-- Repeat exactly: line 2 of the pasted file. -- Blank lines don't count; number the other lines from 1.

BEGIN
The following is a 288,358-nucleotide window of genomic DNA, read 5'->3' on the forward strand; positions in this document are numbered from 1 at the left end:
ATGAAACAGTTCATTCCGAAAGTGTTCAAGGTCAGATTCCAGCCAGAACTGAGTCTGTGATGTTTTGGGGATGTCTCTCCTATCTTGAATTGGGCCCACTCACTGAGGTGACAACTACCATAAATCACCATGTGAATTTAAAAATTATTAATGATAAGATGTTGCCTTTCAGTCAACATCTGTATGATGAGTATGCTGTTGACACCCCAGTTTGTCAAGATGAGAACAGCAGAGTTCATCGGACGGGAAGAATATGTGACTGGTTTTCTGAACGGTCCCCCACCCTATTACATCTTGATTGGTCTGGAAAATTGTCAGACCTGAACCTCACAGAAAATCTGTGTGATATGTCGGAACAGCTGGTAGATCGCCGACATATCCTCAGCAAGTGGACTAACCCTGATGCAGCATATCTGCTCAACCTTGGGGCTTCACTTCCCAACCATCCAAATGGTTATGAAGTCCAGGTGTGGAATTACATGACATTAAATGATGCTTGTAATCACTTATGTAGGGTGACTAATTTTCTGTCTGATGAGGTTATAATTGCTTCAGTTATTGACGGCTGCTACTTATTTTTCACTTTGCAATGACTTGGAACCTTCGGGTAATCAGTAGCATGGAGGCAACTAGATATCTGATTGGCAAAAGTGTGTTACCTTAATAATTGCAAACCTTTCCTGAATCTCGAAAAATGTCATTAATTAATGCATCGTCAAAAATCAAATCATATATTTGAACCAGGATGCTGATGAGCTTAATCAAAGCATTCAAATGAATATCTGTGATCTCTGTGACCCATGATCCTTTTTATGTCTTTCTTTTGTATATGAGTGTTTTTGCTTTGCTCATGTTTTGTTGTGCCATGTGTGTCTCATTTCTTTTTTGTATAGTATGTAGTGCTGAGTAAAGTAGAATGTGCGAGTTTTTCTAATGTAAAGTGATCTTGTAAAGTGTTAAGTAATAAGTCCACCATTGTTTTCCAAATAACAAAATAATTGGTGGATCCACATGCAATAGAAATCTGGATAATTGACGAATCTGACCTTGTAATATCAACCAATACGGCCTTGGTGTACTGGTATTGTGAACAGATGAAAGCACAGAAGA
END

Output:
ATGAAACAGTTCATTCCGAAAGTGTTCAAGGTCAGATTCCAGCCAGAACTGAGTCTGTGATGTTTTGGGGATGTCTCTCCTATCTTGAATTGGGCCCACTCACTGAGGTGACAACTACCATAAATCACCATGTGAATTTAAAAATTATTAATGATAAGATGTTGCCTTTCAGTCAACATCTGTATGATGAGTATGCTGTTGACACCCCAGTTTGTCAAGATGAGAACAGCAGAGTTCATCGGACGGGAAGAATATGTGACTGGTTTTCTGAACGGTCCCCCACCCTATTACATCTTGATTGGTCTGGAAAATTGTCAGACCTGAACCTCACAGAAAATCTGTGTGATATGTCGGAACAGCTGGTAGATCGCCGACATATCCTCAGCAAGTGGACTAACCCTGATGCAGCATATCTGCTCAACCTTGGGGCTTCACTTCCCAACCATCCAAATGGTTATGAAGTCCAGGTGTGGAATTACATGACATTAAATGATGCTTGTAATCACTTATGTAGGGTGACTAATTTTCTGTCTGATGAGGTTATAATTGCTTCAGTTATTGACGGCTGCTACTTATTTTTCACTTTGCAATGACTTGGAACCTTCGGGTAATCAGTAGCATGGAGGCAACTAGATATCTGATTGGCAAAAGTGTGTTACCTTAATAATTGCAAACCTTTCCTGAATCTCGAAAAATGTCATTAATTAATGCATCGTCAAAAATCAAATCATATATTTGAACCAGGATGCTGATGAGCTTAATCAAAGCATTCAAATGAATATCTGTGATCTCTGTGACCCATGATCCTTTTTATGTCTTTCTTTTGTATATGAGTGTTTTTGCTTTGCTCATGTTTTGTTGTGCCATGTGTGTCTCATTTCTTTTTTGTATAGTATGTAGTGCTGAGTAAAGTAGAATGTGCGAGTTTTTCTAATGTAAAGTGATCTTGTAAAGTGTTAAGTAATAAGTCCACCATTGTTTTCCAAATAACAAAATAATTGGTGGATCCACATGCAATAGAAATCTGGATAATTGACGAATCTGACCTTGTAATATCAACCAATACGGCCTTGGTGTACTGGTATTGTGAACAGATGAAAGCACAGAAGA